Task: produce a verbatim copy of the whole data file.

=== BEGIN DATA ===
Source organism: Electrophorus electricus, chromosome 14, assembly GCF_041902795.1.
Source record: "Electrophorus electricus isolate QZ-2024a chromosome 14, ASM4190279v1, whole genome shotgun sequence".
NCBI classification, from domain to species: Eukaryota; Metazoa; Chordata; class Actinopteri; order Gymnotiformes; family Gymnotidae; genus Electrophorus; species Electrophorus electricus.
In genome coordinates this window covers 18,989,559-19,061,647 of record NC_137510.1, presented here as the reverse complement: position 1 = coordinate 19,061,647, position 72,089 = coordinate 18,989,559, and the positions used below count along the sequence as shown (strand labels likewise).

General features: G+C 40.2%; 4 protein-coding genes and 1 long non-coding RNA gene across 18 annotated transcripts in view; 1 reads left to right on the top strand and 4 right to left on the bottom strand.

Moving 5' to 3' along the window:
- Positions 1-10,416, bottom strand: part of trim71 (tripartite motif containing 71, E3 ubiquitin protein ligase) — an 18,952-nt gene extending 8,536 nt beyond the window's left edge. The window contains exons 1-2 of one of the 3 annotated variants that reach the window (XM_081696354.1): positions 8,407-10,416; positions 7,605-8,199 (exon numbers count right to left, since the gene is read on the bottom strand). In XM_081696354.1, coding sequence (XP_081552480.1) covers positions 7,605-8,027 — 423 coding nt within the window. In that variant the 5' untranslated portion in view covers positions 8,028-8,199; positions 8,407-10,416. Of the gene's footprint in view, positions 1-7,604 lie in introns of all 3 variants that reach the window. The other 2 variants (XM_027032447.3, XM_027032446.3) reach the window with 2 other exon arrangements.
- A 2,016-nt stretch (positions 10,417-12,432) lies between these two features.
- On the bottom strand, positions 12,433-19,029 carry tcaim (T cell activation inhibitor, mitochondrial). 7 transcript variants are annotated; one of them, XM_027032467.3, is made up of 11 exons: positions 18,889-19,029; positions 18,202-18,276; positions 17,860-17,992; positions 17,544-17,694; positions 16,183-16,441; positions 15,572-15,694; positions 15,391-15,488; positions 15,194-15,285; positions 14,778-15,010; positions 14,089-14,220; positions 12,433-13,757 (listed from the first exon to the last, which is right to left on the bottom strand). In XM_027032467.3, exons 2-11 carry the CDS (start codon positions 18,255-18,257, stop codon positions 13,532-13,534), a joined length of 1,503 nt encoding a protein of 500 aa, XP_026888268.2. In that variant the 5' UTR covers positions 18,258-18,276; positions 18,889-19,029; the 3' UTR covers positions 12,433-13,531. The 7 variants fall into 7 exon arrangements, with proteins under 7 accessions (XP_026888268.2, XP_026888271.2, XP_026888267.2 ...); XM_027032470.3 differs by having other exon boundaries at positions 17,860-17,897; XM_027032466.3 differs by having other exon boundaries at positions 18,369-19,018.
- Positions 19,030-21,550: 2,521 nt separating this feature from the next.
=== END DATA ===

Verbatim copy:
Source organism: Electrophorus electricus, chromosome 14, assembly GCF_041902795.1.
Source record: "Electrophorus electricus isolate QZ-2024a chromosome 14, ASM4190279v1, whole genome shotgun sequence".
NCBI classification, from domain to species: Eukaryota; Metazoa; Chordata; class Actinopteri; order Gymnotiformes; family Gymnotidae; genus Electrophorus; species Electrophorus electricus.
In genome coordinates this window covers 18,989,559-19,061,647 of record NC_137510.1, presented here as the reverse complement: position 1 = coordinate 19,061,647, position 72,089 = coordinate 18,989,559, and the positions used below count along the sequence as shown (strand labels likewise).

General features: G+C 40.2%; 4 protein-coding genes and 1 long non-coding RNA gene across 18 annotated transcripts in view; 1 reads left to right on the top strand and 4 right to left on the bottom strand.

Moving 5' to 3' along the window:
- Positions 1-10,416, bottom strand: part of trim71 (tripartite motif containing 71, E3 ubiquitin protein ligase) — an 18,952-nt gene extending 8,536 nt beyond the window's left edge. The window contains exons 1-2 of one of the 3 annotated variants that reach the window (XM_081696354.1): positions 8,407-10,416; positions 7,605-8,199 (exon numbers count right to left, since the gene is read on the bottom strand). In XM_081696354.1, coding sequence (XP_081552480.1) covers positions 7,605-8,027 — 423 coding nt within the window. In that variant the 5' untranslated portion in view covers positions 8,028-8,199; positions 8,407-10,416. Of the gene's footprint in view, positions 1-7,604 lie in introns of all 3 variants that reach the window. The other 2 variants (XM_027032447.3, XM_027032446.3) reach the window with 2 other exon arrangements.
- A 2,016-nt stretch (positions 10,417-12,432) lies between these two features.
- On the bottom strand, positions 12,433-19,029 carry tcaim (T cell activation inhibitor, mitochondrial). 7 transcript variants are annotated; one of them, XM_027032467.3, is made up of 11 exons: positions 18,889-19,029; positions 18,202-18,276; positions 17,860-17,992; positions 17,544-17,694; positions 16,183-16,441; positions 15,572-15,694; positions 15,391-15,488; positions 15,194-15,285; positions 14,778-15,010; positions 14,089-14,220; positions 12,433-13,757 (listed from the first exon to the last, which is right to left on the bottom strand). In XM_027032467.3, exons 2-11 carry the CDS (start codon positions 18,255-18,257, stop codon positions 13,532-13,534), a joined length of 1,503 nt encoding a protein of 500 aa, XP_026888268.2. In that variant the 5' UTR covers positions 18,258-18,276; positions 18,889-19,029; the 3' UTR covers positions 12,433-13,531. The 7 variants fall into 7 exon arrangements, with proteins under 7 accessions (XP_026888268.2, XP_026888271.2, XP_026888267.2 ...); XM_027032470.3 differs by having other exon boundaries at positions 17,860-17,897; XM_027032466.3 differs by having other exon boundaries at positions 18,369-19,018.
- Positions 19,030-21,550: 2,521 nt separating this feature from the next.